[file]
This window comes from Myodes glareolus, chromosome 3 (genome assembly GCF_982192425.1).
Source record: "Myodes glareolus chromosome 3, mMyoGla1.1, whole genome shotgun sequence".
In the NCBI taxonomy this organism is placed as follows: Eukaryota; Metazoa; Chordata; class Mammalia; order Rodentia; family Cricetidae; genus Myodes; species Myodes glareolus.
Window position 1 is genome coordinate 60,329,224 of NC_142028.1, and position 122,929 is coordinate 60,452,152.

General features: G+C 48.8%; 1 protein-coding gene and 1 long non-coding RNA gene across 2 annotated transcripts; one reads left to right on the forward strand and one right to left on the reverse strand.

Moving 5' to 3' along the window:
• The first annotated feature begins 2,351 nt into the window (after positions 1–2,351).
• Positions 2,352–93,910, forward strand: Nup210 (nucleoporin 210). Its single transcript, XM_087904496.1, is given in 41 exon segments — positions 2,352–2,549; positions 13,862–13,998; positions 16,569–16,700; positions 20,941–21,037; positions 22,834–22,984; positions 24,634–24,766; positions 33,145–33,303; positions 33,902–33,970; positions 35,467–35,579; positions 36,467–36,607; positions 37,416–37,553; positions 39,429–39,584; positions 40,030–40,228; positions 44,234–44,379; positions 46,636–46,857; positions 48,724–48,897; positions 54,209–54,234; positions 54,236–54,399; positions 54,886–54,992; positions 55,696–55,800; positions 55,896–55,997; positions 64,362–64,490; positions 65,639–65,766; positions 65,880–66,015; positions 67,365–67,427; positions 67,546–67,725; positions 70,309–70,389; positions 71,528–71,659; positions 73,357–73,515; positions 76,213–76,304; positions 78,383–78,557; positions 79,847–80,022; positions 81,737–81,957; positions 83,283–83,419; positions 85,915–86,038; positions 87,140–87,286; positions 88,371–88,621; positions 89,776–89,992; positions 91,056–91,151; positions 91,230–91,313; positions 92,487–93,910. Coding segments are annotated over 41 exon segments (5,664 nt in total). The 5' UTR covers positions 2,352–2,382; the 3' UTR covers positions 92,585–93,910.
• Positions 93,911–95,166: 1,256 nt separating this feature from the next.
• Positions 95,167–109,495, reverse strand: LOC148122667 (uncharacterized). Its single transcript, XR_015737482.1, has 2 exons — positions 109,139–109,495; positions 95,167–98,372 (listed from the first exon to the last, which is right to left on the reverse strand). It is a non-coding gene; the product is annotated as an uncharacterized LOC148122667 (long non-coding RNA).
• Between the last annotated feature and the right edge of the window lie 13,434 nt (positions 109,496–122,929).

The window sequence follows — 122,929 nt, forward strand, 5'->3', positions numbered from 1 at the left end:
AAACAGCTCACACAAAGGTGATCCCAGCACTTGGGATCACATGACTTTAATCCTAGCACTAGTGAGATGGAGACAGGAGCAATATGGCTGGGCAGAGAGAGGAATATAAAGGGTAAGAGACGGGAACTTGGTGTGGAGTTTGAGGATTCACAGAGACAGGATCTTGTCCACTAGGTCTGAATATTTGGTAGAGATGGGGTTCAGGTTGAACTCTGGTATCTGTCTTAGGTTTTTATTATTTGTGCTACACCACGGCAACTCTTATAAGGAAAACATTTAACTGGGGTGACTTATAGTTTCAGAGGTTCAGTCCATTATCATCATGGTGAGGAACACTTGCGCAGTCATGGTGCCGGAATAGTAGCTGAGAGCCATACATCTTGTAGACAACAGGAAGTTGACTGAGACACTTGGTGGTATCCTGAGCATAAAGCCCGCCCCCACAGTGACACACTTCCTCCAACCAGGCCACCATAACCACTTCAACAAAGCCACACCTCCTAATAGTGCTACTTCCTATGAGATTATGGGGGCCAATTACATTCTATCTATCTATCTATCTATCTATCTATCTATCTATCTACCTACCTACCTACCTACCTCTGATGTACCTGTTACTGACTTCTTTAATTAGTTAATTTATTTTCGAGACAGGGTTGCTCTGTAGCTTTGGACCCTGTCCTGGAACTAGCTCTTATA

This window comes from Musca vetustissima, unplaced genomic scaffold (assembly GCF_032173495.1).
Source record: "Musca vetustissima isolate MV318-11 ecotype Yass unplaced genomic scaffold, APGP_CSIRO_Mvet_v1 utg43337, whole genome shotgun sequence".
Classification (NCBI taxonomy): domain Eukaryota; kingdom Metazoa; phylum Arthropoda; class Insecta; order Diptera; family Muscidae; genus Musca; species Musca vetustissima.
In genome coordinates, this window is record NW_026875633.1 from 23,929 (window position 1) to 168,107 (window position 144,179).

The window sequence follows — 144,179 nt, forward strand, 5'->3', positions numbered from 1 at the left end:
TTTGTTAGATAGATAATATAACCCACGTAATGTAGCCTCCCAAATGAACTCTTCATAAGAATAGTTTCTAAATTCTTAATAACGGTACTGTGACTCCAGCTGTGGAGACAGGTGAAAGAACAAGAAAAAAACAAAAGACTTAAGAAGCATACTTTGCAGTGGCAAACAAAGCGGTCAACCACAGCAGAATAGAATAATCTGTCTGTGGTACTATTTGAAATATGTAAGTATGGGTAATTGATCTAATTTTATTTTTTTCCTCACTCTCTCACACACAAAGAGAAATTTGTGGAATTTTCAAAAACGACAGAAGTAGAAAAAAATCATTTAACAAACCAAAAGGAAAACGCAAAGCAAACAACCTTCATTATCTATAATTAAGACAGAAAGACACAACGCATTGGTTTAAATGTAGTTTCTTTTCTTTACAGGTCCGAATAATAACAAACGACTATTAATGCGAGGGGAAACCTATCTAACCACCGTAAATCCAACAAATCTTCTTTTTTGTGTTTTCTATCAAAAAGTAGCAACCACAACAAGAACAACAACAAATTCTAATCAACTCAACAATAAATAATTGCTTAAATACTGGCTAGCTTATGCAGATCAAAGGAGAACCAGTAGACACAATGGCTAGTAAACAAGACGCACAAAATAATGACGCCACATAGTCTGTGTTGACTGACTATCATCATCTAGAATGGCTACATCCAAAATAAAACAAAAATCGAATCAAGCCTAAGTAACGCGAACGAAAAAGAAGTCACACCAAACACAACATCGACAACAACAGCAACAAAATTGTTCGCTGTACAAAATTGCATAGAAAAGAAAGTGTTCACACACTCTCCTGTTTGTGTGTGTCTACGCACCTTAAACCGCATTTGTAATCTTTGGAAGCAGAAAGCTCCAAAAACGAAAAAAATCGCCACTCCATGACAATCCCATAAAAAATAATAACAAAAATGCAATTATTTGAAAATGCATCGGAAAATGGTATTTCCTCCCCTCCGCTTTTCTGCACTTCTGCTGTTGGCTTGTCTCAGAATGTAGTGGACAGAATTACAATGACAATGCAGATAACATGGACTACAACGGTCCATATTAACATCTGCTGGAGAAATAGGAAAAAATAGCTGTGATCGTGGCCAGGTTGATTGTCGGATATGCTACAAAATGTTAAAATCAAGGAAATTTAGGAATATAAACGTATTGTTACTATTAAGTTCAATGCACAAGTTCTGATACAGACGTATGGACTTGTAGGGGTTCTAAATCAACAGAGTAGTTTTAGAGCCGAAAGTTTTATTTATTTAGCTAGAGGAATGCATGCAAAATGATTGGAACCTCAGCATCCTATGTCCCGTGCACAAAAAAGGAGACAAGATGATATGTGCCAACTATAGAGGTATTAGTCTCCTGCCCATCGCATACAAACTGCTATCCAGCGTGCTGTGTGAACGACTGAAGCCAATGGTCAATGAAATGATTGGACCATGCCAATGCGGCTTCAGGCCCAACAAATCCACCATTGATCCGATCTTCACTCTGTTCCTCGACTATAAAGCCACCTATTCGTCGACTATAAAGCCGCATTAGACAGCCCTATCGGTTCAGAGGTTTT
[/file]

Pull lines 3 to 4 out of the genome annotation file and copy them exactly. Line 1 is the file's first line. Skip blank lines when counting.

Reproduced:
In the NCBI taxonomy this organism is placed as follows: Eukaryota; Metazoa; Chordata; class Mammalia; order Rodentia; family Cricetidae; genus Myodes; species Myodes glareolus.
Window position 1 is genome coordinate 60,329,224 of NC_142028.1, and position 122,929 is coordinate 60,452,152.